As Ukraine sinks ever deeper into dual existential crises — territorial and financial — hawkish calls for arming Kiev against pro-Russian rebels are growing louder. Pundits are increasingly frustrated at Russian President Vladimir PutinVladimir Vladimirovich PutinThe Hill's Morning Report - Trump mobilizes military against 'angry mob,' holds controversial photo op Canada's Trudeau responds to Trump: Russia not welcome in G-7 Trump, Putin talk G-7 plans MORE's ability to drive events in eastern Ukraine seemingly at will with limited visible consequences. In fact, however, the Western-led sanctions regime is beginning to deliver debilitating body shots to the Russian economy. Recent economic data indicate that while the economy may not be in tatters as President Obama claimed during his State of the Union Address, it is deeply mired in a full-blown, protracted crisis which will almost certainly perpetuate Russian dependence on its hydrocarbon sector for years to come.

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The most recent data from the Central Bank of Russia (CBR) on international reserves are sobering. Reserves fell 25 percent from $492 billion in February 2014 to $369 billion in February 2015, largely because the Kremlin was forced to defend the ruble during much of 2014 before moving to a free-floating currency regime. Year-to-date reserves have fallen $18 billion, or nearly 5 percent.

Moreover, easily accessible liquid reserves total far less than the headline numbers, strongly suggesting that the Kremlin will be significantly constrained in its ability to blunt a painful recession. Almost $50 billion are invested in gold (which is generally not considered liquid and a position which the CBR has been increasing during the Ukrainian crisis) and another $11 billion are deposited with the International Monetary Fund (IMF). The Ministry of Finance administers two funds: the $85 billion Reserve Fund (which will be used to plug the federal budget deficit in 2015 that may reach 3.5 percent of gross domestic product); and the $78 billion National Welfare Fund (NWF), which in principle is used to support the indebted pension system, but is the most likely vehicle to provide cash infusions to ailing Russian companies. The remaining $145 billion is more representative of liquid assets and may be tapped to intervene in currency markets, and possibly to recapitalize Russian banks, which in turn would be expected to increase lending to companies unable to access capital markets.

The Kremlin heavily relied on the NWF during the global crisis in 2008 to 2009 to bail out companies which faced difficulty servicing their international debt obligations. As the economy recovered, the NWF reserves expanded, and committed resources to infrastructure projects in an effort to diversify the Russian economy. These commitments are now likely to be delayed or even disregarded as the Western sanctions regime has effectively shut Russian companies out of capital markets. Russian companies have roughly $130 billion in foreign debt maturing in 2015 with virtually no prospect of refinancing this debt internationally. By default, the government will likely become the lender of last resort. The prime example is state-owned enterprise (SOE) oil major Rosneft, with roughly $30 billion in corporate debt. Rosneft, headed by Putin's close associate Igor Sechin, is critical to the Russian economy, and the state will out of necessity aid the energy giant. Rosneft paid off a $7 billion debt on Feb. 12, but faces approximately $12.5 billion of maturing debt in 2015 amidst the collapse in global energy prices. Rosneft initially requested $40 billion in government support, but has recently reduced its ask to $20 billion.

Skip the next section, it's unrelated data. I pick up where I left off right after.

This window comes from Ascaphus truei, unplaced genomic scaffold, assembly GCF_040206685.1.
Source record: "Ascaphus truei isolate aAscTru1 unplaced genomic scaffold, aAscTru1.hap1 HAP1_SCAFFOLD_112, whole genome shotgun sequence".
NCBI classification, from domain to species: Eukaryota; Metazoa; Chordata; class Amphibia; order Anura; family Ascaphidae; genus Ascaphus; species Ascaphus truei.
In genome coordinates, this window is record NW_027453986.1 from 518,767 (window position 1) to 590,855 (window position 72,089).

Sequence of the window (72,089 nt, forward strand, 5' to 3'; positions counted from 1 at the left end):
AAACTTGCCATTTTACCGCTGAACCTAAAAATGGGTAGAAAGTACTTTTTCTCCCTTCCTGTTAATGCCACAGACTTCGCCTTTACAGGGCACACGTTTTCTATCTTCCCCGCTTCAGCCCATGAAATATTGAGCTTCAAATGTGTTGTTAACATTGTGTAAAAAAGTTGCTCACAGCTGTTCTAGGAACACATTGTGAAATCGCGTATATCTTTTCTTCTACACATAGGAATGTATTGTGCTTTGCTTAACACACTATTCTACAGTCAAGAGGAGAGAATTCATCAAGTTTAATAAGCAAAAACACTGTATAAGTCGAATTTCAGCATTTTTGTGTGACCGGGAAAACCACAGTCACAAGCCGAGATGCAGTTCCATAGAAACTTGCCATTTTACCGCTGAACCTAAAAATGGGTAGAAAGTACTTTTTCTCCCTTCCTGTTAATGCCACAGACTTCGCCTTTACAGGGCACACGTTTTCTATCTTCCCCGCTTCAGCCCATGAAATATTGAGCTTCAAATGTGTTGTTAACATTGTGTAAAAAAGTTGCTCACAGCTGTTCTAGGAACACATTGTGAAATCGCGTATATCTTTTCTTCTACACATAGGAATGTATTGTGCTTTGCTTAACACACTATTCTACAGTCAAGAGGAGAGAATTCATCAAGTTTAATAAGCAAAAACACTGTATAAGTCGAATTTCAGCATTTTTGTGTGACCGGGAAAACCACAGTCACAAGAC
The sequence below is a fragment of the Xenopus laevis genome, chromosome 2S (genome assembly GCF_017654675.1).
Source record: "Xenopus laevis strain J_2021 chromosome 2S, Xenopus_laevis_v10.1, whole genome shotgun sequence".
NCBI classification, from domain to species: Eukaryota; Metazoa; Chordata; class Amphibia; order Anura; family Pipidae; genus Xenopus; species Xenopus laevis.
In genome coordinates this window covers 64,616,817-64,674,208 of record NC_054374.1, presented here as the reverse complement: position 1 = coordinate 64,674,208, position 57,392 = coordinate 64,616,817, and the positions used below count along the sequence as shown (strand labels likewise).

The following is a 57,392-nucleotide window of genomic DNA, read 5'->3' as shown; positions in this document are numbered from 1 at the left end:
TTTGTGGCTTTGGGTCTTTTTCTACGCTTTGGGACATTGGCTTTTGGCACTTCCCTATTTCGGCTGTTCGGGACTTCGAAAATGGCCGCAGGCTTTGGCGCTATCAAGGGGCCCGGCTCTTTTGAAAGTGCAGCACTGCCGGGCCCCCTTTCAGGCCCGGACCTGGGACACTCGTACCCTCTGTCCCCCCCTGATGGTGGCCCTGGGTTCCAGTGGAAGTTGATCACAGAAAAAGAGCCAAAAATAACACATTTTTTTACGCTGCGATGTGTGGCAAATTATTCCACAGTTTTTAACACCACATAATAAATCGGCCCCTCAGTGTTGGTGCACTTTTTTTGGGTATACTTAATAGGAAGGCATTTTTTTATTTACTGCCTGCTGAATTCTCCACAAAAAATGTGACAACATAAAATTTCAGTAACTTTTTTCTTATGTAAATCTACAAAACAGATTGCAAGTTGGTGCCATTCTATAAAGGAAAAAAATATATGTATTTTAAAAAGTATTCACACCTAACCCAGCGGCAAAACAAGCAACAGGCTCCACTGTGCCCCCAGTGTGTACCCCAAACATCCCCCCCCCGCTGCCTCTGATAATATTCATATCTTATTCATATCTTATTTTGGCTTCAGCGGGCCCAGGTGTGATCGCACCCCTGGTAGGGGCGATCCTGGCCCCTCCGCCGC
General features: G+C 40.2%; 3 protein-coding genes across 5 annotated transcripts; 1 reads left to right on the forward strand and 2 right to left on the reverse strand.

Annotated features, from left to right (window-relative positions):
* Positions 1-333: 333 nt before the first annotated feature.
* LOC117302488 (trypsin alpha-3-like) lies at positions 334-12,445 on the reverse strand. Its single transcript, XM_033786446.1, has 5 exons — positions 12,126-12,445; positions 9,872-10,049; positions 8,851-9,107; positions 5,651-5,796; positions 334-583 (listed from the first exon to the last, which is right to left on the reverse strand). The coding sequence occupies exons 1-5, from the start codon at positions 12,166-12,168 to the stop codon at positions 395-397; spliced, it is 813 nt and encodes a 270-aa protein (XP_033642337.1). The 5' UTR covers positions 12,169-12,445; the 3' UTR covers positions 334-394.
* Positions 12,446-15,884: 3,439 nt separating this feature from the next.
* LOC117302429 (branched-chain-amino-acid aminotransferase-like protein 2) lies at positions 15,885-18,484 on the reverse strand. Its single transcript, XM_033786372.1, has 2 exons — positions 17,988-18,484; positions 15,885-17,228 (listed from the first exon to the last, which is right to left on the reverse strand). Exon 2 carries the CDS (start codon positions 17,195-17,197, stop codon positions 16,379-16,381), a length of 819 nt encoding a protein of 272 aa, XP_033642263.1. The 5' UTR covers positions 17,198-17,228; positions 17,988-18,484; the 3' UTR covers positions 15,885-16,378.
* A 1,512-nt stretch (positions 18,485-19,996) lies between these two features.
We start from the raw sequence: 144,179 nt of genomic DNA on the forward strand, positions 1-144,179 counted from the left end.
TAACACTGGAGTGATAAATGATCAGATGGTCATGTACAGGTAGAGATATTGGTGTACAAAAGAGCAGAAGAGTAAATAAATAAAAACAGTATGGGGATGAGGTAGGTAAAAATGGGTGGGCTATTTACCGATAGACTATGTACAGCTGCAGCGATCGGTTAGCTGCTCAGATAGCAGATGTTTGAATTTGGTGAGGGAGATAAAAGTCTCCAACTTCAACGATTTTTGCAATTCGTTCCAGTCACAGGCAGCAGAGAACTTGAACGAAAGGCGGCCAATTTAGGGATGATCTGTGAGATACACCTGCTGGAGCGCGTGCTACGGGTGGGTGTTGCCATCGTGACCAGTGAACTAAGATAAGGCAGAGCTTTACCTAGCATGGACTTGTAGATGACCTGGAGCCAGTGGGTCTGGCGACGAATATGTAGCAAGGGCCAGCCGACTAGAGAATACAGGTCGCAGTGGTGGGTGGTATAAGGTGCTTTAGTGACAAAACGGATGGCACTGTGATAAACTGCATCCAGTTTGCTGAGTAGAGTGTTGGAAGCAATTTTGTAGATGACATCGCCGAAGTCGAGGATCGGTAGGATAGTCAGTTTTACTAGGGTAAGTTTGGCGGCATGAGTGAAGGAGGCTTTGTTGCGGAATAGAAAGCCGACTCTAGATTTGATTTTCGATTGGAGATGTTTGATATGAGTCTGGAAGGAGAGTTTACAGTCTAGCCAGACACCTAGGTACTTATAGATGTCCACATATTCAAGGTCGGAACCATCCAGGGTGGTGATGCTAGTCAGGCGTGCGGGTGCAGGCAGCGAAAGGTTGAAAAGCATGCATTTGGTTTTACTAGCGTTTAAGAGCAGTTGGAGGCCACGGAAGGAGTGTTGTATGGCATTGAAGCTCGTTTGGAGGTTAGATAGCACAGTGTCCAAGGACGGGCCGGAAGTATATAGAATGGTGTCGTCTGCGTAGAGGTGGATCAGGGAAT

Finance Minister Anton Siluanov said recently that absent major structural reforms and a recovery in oil prices, Moscow would deplete its currency reserves as early as 2016 or 2017. This might represent a scare tactic to decrease the military budget — due to increase of roughly 30 percent in 2015 — while the remaining federal budget is experiencing a 10 percent haircut across the board. More than likely, this is an accurate assessment as companies queue for government assistance. On Feb. 18, Siluanov noted that VTB (another SOE and Russia's second-largest bank) had received almost $16 billion from the NWF to recapitalize the bank. The Yamal Liquid Natural Gas (LNG) project, a major new venture in the Artic due to supply liquefied natural gas to China and currently on the Western sanctions list, is targeted to receive more than $1 billion in government aid. Thus SOEs and companies particularly in the revenue-generating energy sector, with close ties to the ruling elite, will most likely emerge as recipients of government financial largesse.

While some economic data are not nearly as gloomy (especially the very manageable levels of sovereign debt), dwindling reserves, inflation spiking at 15 percent and likely headed higher, declining real wages and the recent downgrade to junk status by ratings agencies indicate a protracted crisis for the Russian economy which eventually may bode negatively for political stability. Should the West decide to enact additional financial sanctions against Russia — a real possibility given events in Ukraine and the calls for military action — the economic consequences in Russia would grow in severity.

Colley is managing director of Highgate Consulting.